(VidProps: MMA Fighting)
Regardless of how you think of Chuck Liddell on a personal level, it was hard not to feel bad for the guy last night. Liddell seemed just seconds away from heading back to his corner up 1-0 during his UFC 115 main event fight against Rich Franklin, after showing off a surprisingly diverse striking attack and even a takedown during the opening stanza. Then Franklin clipped him with a short right square on the jaw and as soon as Liddell’s rigid body hit the canvas, you could almost hear the entire MMA world sigh and say: Well, that’s the end of that.
And it was. Hopefully for good this time. In the above video with Ariel Helwani, UFC President Dana White guaran-damn-tees that we’ve really, absolutely seen the end of “The Iceman” in the Octagon. Liddell was taken to the hospital immediately following the fight, so he and White had not yet spoken at the time of filming, but there’s no arguing with the decision. At this point in his career – after three consecutive ugly KO losses – it’s starting to look like a solid gust of wind has to potential to knock Liddell stiff. It’s time to pull the plug on this thing while he still has most of his faculties.
From the neck down, Liddell appeared to be in competitive shape on Saturday and that will surely only make a second forced-departure from the sport he helped build even more difficult for him to swallow. But as the mid ’90s cliché reminds us: That’s just pride fucking with you. Whatever magic Liddell possessed during his run of seven straight knockout wins in the Octagon from 2004-06, it’s gone now and it ain’t coming back. He still has a prospective fight with longtime rival Tito Ortiz – who inexplicably tweeted “That Sucked!” immediately following last night’s main event – on the table, but here’s hoping a third meeting between those two never comes to fruition.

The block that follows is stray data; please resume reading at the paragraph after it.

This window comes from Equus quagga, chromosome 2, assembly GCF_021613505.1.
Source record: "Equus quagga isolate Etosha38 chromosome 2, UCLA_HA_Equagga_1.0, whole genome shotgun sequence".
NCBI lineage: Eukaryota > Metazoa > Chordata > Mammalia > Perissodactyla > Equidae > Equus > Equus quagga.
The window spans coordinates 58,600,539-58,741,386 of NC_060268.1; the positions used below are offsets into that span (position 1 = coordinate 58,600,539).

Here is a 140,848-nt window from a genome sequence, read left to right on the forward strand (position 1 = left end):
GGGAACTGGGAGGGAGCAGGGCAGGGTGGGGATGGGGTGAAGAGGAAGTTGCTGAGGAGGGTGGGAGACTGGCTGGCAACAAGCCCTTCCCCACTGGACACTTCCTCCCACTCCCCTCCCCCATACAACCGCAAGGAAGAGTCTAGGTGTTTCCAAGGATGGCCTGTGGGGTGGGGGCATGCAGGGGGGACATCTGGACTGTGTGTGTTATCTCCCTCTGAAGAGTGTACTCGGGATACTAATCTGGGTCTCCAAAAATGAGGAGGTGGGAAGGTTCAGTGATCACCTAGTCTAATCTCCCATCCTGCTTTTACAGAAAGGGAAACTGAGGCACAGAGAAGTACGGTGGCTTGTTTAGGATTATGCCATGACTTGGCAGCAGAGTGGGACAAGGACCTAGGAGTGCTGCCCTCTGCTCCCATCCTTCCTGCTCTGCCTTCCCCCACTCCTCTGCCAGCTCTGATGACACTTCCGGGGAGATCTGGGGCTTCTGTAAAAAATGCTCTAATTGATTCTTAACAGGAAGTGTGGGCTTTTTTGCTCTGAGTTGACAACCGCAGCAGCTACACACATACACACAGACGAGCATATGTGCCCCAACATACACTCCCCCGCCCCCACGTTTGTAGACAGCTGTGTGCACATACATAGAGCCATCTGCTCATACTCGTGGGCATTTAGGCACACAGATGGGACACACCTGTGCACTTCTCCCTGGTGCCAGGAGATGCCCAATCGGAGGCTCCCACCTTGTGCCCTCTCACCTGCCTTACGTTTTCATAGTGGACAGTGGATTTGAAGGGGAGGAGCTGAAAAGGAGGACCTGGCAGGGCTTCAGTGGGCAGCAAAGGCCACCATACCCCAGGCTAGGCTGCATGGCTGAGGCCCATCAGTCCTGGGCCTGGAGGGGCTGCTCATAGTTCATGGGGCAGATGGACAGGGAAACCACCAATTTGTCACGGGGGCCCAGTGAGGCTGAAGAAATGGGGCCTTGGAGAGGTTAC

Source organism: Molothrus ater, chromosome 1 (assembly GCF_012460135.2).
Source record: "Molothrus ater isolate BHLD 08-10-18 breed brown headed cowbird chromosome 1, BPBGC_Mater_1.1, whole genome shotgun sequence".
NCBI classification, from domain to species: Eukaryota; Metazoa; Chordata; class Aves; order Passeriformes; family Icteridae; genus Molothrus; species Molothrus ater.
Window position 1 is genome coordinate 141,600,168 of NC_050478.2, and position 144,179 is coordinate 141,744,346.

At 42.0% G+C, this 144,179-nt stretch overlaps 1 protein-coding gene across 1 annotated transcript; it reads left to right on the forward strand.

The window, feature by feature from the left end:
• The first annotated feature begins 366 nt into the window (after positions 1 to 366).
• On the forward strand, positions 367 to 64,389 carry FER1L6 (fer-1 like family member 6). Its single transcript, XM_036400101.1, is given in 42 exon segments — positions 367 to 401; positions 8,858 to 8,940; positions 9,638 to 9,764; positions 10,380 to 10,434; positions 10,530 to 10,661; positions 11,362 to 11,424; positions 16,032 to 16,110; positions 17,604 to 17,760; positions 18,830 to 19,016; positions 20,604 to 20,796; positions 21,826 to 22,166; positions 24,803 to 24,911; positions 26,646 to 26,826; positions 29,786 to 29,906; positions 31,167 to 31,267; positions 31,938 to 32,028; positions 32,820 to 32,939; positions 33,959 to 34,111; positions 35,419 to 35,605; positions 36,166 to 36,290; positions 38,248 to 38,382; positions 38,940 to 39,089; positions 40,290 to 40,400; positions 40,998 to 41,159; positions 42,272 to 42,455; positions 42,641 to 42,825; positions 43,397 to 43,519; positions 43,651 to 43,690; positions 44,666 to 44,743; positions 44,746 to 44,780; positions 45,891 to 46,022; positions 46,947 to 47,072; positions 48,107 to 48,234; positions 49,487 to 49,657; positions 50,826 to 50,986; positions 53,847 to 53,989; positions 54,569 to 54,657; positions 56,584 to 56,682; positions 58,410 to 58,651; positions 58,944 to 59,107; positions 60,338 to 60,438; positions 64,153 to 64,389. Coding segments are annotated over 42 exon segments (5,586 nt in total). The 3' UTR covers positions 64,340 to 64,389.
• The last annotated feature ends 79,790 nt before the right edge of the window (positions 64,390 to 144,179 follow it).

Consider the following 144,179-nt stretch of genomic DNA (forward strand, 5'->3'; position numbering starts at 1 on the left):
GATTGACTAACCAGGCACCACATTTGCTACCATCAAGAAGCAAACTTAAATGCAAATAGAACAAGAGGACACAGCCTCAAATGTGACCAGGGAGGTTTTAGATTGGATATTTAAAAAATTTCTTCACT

Still, even Franklin, who somehow shook off a broken arm to win the bout, said afterward that he wasn’t happy with the idea that he had finally drummed Liddell out of MMA.
“I went to his locker room after the fight to check on him, but he was with the doctors and I just spoke to John Hackleman for a few seconds,” Franklin said during the post-fight presser. “I don’t want to be the guy labeled as the person who put him out of the sport, I don’t like the thought of that.”
I’m not sure that any of us really like the thought of a UFC light heavyweight division without the mohawked, mustachioed “Iceman” creeping around in a military surplus jacket and every once in a while knocking out some poor schmuck with an impossible-looking overhand right. But those are the breaks. Time makes monkeys out of all of us. As fans, the best we can hope for at this point is continued years of watching Liddell have spontaneous seizures at cageside while he coaches and corners younger fighters.
It won’t be easy, but Chuck’s brain will thank us later.